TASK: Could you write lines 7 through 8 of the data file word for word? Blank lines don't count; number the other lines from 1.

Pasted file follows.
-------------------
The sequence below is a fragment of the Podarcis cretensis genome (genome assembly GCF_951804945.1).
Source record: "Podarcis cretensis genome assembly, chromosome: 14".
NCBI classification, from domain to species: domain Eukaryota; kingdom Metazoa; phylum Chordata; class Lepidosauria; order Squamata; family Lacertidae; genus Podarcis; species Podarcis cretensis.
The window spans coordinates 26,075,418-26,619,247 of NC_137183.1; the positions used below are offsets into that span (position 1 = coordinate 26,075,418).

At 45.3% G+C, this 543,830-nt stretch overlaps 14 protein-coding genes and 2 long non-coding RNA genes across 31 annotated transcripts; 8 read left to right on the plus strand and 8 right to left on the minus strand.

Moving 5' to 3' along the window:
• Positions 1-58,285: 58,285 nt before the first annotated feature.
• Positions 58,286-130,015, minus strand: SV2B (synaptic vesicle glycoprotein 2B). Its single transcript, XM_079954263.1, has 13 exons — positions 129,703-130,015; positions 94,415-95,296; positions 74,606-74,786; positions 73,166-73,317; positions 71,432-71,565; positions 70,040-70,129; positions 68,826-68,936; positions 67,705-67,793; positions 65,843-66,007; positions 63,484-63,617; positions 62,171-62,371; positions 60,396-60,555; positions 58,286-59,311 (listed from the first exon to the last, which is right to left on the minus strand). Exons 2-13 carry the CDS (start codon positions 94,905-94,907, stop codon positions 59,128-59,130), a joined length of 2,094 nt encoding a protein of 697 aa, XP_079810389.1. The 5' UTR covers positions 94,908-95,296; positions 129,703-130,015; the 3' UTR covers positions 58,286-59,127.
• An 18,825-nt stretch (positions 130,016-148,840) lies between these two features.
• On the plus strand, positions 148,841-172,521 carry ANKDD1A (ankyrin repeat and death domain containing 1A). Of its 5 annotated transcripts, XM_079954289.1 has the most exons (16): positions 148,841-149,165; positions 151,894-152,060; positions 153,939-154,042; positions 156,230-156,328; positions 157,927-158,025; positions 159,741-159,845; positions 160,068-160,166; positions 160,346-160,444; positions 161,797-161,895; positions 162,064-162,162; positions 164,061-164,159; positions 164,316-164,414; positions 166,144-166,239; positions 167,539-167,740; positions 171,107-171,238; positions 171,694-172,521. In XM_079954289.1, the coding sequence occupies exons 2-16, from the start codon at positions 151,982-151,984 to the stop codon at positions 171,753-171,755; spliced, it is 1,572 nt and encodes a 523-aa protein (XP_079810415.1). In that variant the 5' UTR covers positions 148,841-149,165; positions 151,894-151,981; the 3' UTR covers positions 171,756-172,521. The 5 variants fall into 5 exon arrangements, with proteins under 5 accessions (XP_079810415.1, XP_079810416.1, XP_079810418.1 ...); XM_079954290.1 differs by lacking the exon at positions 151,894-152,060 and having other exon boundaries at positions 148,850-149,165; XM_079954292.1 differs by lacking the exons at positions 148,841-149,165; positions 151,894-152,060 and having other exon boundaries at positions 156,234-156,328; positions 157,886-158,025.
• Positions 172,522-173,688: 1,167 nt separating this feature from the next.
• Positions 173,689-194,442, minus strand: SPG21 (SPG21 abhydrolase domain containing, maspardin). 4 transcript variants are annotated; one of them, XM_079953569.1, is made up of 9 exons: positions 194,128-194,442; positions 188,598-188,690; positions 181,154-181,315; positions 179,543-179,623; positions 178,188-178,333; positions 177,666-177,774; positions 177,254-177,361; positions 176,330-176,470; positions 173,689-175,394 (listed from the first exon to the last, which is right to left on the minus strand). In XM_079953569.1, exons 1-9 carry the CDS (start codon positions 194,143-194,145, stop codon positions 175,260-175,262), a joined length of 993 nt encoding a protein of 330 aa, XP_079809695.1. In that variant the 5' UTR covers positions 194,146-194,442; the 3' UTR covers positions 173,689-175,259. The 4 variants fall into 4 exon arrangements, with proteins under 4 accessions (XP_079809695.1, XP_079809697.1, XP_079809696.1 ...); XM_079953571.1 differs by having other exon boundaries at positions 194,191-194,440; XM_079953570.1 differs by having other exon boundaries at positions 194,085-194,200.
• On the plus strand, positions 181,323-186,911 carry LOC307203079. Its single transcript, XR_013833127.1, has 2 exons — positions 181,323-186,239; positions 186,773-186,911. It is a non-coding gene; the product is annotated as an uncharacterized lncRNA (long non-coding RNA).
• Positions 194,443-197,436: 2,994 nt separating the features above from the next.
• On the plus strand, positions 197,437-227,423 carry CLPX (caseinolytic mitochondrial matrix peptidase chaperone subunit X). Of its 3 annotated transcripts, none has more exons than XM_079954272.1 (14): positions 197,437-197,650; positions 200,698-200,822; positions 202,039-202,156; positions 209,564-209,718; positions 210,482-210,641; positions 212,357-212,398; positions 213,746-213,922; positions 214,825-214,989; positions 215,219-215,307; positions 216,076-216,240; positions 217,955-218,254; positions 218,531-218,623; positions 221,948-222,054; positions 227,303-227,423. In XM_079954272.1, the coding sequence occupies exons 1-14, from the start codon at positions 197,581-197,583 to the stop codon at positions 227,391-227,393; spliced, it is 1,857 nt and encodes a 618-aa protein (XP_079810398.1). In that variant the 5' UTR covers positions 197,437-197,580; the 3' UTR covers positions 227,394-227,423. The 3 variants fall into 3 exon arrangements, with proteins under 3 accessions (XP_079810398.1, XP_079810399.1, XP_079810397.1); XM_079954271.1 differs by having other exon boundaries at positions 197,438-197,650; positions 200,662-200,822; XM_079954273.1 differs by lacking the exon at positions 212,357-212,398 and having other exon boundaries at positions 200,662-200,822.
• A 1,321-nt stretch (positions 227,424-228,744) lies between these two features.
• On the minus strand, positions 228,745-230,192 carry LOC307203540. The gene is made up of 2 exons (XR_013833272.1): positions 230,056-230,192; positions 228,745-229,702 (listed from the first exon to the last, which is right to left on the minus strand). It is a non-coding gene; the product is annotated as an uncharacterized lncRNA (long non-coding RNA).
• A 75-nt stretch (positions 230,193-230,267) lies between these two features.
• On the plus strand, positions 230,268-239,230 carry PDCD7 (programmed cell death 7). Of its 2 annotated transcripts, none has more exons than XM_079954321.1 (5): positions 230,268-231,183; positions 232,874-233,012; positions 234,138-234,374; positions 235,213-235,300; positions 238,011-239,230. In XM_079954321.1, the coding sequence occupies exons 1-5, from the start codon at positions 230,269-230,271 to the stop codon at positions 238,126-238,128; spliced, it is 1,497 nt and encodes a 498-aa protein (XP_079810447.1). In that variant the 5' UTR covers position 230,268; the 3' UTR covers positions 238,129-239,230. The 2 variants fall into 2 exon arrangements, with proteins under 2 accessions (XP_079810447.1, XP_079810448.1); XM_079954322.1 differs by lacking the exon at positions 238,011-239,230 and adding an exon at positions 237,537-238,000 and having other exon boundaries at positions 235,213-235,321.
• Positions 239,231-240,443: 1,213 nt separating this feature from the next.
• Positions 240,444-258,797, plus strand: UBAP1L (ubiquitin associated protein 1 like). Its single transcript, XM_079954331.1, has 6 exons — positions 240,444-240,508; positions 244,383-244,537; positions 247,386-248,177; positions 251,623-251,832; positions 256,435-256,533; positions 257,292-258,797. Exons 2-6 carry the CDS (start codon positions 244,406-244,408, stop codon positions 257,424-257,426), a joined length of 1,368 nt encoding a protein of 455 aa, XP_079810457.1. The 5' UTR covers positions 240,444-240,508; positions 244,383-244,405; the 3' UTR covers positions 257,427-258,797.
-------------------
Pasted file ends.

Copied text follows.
• Positions 1-58,285: 58,285 nt before the first annotated feature.
• Positions 58,286-130,015, minus strand: SV2B (synaptic vesicle glycoprotein 2B). Its single transcript, XM_079954263.1, has 13 exons — positions 129,703-130,015; positions 94,415-95,296; positions 74,606-74,786; positions 73,166-73,317; positions 71,432-71,565; positions 70,040-70,129; positions 68,826-68,936; positions 67,705-67,793; positions 65,843-66,007; positions 63,484-63,617; positions 62,171-62,371; positions 60,396-60,555; positions 58,286-59,311 (listed from the first exon to the last, which is right to left on the minus strand). Exons 2-13 carry the CDS (start codon positions 94,905-94,907, stop codon positions 59,128-59,130), a joined length of 2,094 nt encoding a protein of 697 aa, XP_079810389.1. The 5' UTR covers positions 94,908-95,296; positions 129,703-130,015; the 3' UTR covers positions 58,286-59,127.